2) Haraway says that “the entire universe of objects that can be known scientifically must be formulated as problems in communications engineering (for managers) or theories of the text (for those who would resist)” (162-63). The whole thing seems to be about challenging domination and oppression. But aren’t those theories of text just another form of inherent domination since they are produced in English which is considered to be a language of international communication – isn’t that a domination, a heritage of the colonial past?

3) As an element of culture that is deeply sewn into our everyday lives; do you think music has a way of shaping the world and everything that goes into it?


Haraway, Donna. (1991). “Cyborg–Manifesto.” IN SIMIANS, CYBORGS AND WOMEN: THE REINVENTION OF NATURE. New York: Routledge, 149-181.

Lefebrve, Henri. “The Production of Space.” In Gieseking, Jen J. And William Mangold, (Eds.), The People, Place, and Space Reader. (289-293). London: Routledge.

Sterne, Jonathan. (2012). Quebec’s #casseroles: on participation, percussion and protest. Theory & Event 15(3), The Johns Hopkins University Press. 4pgs.

Sun Ra, Space is the Place (1974)

Wilson, Elizabeth. (1991).  The Sphinx in the City: Urban Life, the Control of Disorder, and Women. Ch.1- Into the Labyrinth. (1-11). Berkeley: University of California Press.

Terri Senft answers q’s about internet life

Theresa Senft (author of Camgirls that we read) answered questions for Leandra Preston's class ""Virtual Girls: Girls and Digital Media" at the University of Central Florida in 2011 via video. These are cogent articulations of some of the issues we have been thinking about throughout the semester and inherently argue against digital dualism and the hierarchy and binary of virtual/real, online/offline.

1. Are people more honest offline or online?

2. Can you have sustainable friendships online?

3. What should be the role of the net in “real” activism offline?

4. How well do you think your viewers know you?

5. Why are all the camgirl sites devoted to porn now?

6. What about pre-teens and young teens who want to become camgirls?

7. Can you speak about creating “safe spaces” for women and others?


MARCH 25TH, 2015, WEEK 12


On Jonathan Sterne, Quebec’s #casseroles: on participation, percussion and protest :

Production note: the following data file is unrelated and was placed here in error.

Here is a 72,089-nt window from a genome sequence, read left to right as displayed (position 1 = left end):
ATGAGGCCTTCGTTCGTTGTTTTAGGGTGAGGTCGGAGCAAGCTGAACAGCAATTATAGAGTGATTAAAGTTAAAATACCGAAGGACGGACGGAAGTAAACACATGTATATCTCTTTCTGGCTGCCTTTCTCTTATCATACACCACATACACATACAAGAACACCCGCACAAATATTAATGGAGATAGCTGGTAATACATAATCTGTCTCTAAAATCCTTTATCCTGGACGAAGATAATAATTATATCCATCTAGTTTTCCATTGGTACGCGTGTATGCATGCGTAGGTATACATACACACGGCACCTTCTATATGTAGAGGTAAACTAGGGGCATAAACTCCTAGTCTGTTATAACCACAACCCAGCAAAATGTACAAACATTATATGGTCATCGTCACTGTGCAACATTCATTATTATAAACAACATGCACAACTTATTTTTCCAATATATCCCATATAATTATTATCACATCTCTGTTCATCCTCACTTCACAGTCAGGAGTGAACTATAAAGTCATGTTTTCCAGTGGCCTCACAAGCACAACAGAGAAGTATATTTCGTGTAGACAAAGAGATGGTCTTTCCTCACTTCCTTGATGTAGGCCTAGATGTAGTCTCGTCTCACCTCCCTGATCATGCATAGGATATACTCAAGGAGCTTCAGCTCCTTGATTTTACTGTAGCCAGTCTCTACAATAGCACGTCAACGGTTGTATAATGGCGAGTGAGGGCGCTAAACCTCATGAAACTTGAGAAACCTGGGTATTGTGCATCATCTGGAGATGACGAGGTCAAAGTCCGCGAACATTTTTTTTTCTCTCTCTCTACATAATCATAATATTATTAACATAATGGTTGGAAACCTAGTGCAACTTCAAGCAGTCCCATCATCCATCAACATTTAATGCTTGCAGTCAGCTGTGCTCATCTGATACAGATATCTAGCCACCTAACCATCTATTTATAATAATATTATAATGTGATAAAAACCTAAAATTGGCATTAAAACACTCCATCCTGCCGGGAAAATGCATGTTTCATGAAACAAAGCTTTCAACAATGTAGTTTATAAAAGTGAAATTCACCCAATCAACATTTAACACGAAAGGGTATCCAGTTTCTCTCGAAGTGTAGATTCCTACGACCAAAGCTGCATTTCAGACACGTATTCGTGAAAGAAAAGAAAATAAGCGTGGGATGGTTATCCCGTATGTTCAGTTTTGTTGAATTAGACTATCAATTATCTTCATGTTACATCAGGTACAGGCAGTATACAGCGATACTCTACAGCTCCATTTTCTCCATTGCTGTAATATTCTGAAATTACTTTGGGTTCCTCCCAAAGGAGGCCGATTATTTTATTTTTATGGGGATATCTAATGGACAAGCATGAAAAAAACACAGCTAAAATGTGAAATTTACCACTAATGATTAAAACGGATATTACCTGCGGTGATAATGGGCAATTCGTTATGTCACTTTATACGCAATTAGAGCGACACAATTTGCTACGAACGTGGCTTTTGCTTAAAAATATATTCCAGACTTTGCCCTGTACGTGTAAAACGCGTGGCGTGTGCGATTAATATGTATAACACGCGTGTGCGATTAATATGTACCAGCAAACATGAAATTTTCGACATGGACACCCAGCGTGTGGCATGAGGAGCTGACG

Stern mainly focuses on the interaction of sound within Quebec 2012 student protest series. The author brings up a 700-year-old Francophone tradition called Charivari. The tradition of Charivari is basically when young men would disguise themselves and would all meet during the late night to bang on pots and pans outside of an offender’s home. Stern focuses on the fact that the casseroles protest must be paid attention too because they are an embodied act of a traditional movement. They are performed loudly for a reason, because they are forming a political volume movement within its rhythm that creates itself naturally.

Stern uses another example from writer Christopher Small, who coined the term “musicking” describing music not as a collection or rarefied texts performed by experts and professionals, but rather as a field of social action that includes all participants, from musicians to the people cleaning up after the event.

Both terms, Musicking and Charivari are brought together within the action of playing on the casseroles within the Quebec student protest; the noise created is both an act of Charivari by being an affective power of noise making to protest and demonstrate, and it’s a movement of Musicking because the music becomes a social action that includes all participants to take part in.

Sterne, Jonathan. (2012). Quebec’s #casseroles: on participation, percussion and protest. Theory & Event 15(3), The Johns Hopkins University Press. 4pgs.


On Jonathan Sterne, Bodies-Streets :

In this text, Sterne writes about how a city connects various bodies together, and how the urban space defines social behaviours. The way Law 78 brought together various groups of citizens that would have otherwise remained unconnected is an example of how articulations work, and the protest becomes a place where social imagination can thrive.